On Transgender Day of Remembrance, Jews join in to show support

Love and acceptance were the day’s watchwords at JQ’s Trans Equality Brunch in Los Angeles; Caro Barkowitz calls for making congregations or Jewish communities trans friendly all year long.

For most, the experience of growing up as the Jewish child of a transgender father is recognizable only as the plot of the television series “Transparent.” But for Jackie Malie Mason, that was her childhood.

“Before my father rose from her ashes [as an out transgender woman], my relationship with Judaism wasn’t very passionate,” she said. But watching her mother’s Jewish family accept her father “with open arms,” even when her father’s own non-Jewish family didn’t, showed her that Judaism is a faith of “love and acceptance — and horseradish on Passover.”

Mason spoke on a panel to a group of some 70 people gathered on Nov. 20, Transgender Day of Remembrance, at the West Hollywood headquarters of JQ International.

Love and acceptance were the day’s watchwords at JQ’s Trans Equality Brunch, the largest gathering ever focused on transgender issues for the organization, an alliance of the Jewish and lesbian, gay, bisexual and transgender (LGBT) communities.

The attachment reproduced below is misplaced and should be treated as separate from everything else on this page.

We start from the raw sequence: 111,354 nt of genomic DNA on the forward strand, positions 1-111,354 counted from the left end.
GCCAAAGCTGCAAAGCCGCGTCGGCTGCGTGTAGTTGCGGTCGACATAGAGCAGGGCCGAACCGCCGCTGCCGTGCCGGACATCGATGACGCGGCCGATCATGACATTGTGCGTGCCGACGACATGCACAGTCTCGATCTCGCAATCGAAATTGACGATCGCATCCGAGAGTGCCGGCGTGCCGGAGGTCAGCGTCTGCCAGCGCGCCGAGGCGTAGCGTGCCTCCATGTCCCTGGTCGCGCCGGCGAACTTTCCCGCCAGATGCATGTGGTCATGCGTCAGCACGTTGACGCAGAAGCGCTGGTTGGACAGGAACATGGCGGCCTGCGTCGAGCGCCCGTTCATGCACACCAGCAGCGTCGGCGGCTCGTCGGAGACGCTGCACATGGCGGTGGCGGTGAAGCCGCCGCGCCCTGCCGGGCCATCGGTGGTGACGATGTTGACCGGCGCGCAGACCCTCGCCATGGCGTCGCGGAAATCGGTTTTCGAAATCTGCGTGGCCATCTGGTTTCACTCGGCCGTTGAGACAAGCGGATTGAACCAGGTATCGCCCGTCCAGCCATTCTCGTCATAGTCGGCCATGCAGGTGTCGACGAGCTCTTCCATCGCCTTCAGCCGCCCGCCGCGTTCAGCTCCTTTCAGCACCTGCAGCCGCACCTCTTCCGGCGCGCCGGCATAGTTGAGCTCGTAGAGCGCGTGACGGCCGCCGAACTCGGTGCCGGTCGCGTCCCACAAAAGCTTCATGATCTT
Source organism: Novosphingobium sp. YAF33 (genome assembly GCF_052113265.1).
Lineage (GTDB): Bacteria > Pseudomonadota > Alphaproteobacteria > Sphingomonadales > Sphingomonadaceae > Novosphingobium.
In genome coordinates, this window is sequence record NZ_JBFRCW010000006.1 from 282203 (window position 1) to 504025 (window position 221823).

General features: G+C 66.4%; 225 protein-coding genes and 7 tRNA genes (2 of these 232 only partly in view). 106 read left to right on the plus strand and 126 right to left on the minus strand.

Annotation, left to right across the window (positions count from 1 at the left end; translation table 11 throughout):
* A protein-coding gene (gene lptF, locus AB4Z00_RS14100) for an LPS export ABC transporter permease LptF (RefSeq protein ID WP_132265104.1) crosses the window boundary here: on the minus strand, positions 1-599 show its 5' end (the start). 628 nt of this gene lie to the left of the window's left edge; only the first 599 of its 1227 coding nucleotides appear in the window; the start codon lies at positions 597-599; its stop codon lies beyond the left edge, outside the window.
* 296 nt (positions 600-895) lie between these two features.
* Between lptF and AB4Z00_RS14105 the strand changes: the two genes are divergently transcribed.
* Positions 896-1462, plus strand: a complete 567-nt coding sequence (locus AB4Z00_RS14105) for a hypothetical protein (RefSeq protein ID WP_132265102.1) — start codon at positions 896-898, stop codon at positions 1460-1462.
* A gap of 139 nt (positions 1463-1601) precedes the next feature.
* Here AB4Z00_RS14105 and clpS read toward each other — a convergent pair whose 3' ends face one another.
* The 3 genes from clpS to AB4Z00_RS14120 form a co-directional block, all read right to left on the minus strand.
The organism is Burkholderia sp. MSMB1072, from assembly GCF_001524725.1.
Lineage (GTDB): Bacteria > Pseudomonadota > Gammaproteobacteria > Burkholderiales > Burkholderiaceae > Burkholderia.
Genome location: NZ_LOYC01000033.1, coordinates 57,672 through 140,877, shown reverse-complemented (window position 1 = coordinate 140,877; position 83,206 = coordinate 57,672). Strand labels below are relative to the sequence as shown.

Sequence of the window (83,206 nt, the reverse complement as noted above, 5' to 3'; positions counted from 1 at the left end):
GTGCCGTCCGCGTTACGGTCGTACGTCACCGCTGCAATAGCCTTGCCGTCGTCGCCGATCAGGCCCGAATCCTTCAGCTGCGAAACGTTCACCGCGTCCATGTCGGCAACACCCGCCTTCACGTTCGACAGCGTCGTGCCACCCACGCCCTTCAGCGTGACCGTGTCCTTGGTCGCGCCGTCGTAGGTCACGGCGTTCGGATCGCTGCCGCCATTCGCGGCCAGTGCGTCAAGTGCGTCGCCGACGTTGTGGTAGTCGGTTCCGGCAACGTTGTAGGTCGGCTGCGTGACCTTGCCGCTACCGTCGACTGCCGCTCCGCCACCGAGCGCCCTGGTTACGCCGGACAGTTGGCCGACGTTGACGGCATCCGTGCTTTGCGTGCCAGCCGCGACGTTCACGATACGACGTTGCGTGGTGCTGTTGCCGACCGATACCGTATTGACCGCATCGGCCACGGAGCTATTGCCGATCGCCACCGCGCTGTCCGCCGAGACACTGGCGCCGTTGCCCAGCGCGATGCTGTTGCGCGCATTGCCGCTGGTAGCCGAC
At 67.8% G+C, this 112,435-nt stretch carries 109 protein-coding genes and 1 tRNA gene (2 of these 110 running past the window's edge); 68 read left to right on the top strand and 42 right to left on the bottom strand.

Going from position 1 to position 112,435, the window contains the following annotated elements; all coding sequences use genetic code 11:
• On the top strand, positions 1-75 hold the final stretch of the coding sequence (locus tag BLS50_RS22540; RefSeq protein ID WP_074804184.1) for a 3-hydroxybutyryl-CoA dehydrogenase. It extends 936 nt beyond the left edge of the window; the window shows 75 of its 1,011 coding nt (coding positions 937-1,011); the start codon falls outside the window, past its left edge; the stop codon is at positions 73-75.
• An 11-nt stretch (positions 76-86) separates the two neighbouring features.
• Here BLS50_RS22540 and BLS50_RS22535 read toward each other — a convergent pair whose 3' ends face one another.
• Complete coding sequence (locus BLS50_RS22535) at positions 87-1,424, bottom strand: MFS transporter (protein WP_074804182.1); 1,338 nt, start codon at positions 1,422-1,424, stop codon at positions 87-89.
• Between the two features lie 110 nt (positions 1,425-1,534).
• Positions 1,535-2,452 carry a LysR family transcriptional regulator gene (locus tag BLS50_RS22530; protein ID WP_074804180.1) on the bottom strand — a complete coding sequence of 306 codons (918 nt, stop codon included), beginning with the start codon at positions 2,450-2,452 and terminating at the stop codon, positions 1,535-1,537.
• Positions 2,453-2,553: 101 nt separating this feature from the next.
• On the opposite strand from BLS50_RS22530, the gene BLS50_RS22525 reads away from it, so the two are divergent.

Continue reading in the Jewish Journal

A Call to Action After Trans Day of Remembrance

Trans Day of Remembrance is about remembering the lives we have unfortunately lost in the past, and it is also about working toward never losing more lives again.

Make your congregation or Jewish community more trans friendly. 

My social media feeds on Transgender Day of Remembrance are always full of heartfelt posts. I see heart wrenching statuses, tweets and pictures all about the legacy that was left for the trans people of today, and all the work that we still have to get done. But I never simply post something and think that my job is done. Remembering is so much more than that.

For me, this day is also a reminder to take action. It is a reminder that the work we have to do is never truly done. From the Stonewall Riots, which were largely led by trans women of color, to the aftermath of the Orlando Shooting, this community has come so far and yet we still have so far to go. Continue reading on My Jewish Learning